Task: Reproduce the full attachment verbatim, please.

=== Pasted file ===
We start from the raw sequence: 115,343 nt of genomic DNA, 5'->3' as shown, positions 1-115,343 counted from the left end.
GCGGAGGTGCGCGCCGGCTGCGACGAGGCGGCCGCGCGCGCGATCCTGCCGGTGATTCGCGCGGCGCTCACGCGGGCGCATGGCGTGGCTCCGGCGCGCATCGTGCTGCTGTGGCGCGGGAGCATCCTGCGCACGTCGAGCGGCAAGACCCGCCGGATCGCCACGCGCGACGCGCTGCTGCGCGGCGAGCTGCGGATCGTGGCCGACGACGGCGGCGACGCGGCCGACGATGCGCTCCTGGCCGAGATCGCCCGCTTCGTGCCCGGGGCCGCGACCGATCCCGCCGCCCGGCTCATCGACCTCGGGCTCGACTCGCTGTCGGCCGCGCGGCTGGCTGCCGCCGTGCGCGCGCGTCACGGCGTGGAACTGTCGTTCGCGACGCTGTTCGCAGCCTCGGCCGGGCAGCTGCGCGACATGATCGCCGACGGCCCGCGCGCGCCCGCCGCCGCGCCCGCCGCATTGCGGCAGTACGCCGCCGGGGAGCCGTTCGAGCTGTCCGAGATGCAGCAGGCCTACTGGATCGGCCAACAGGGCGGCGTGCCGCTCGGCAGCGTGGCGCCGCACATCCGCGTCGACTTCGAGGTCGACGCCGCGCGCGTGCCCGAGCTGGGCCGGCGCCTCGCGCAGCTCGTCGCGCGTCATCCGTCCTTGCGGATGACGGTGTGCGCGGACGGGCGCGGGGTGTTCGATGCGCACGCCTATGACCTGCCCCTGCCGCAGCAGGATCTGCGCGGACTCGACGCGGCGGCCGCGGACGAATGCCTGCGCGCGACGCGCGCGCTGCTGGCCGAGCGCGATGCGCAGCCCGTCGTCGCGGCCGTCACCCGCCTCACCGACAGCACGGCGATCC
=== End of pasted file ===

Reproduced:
We start from the raw sequence: 115,343 nt of genomic DNA, 5'->3' as shown, positions 1-115,343 counted from the left end.
GCGGAGGTGCGCGCCGGCTGCGACGAGGCGGCCGCGCGCGCGATCCTGCCGGTGATTCGCGCGGCGCTCACGCGGGCGCATGGCGTGGCTCCGGCGCGCATCGTGCTGCTGTGGCGCGGGAGCATCCTGCGCACGTCGAGCGGCAAGACCCGCCGGATCGCCACGCGCGACGCGCTGCTGCGCGGCGAGCTGCGGATCGTGGCCGACGACGGCGGCGACGCGGCCGACGATGCGCTCCTGGCCGAGATCGCCCGCTTCGTGCCCGGGGCCGCGACCGATCCCGCCGCCCGGCTCATCGACCTCGGGCTCGACTCGCTGTCGGCCGCGCGGCTGGCTGCCGCCGTGCGCGCGCGTCACGGCGTGGAACTGTCGTTCGCGACGCTGTTCGCAGCCTCGGCCGGGCAGCTGCGCGACATGATCGCCGACGGCCCGCGCGCGCCCGCCGCCGCGCCCGCCGCATTGCGGCAGTACGCCGCCGGGGAGCCGTTCGAGCTGTCCGAGATGCAGCAGGCCTACTGGATCGGCCAACAGGGCGGCGTGCCGCTCGGCAGCGTGGCGCCGCACATCCGCGTCGACTTCGAGGTCGACGCCGCGCGCGTGCCCGAGCTGGGCCGGCGCCTCGCGCAGCTCGTCGCGCGTCATCCGTCCTTGCGGATGACGGTGTGCGCGGACGGGCGCGGGGTGTTCGATGCGCACGCCTATGACCTGCCCCTGCCGCAGCAGGATCTGCGCGGACTCGACGCGGCGGCCGCGGACGAATGCCTGCGCGCGACGCGCGCGCTGCTGGCCGAGCGCGATGCGCAGCCCGTCGTCGCGGCCGTCACCCGCCTCACCGACAGCACGGCGATCC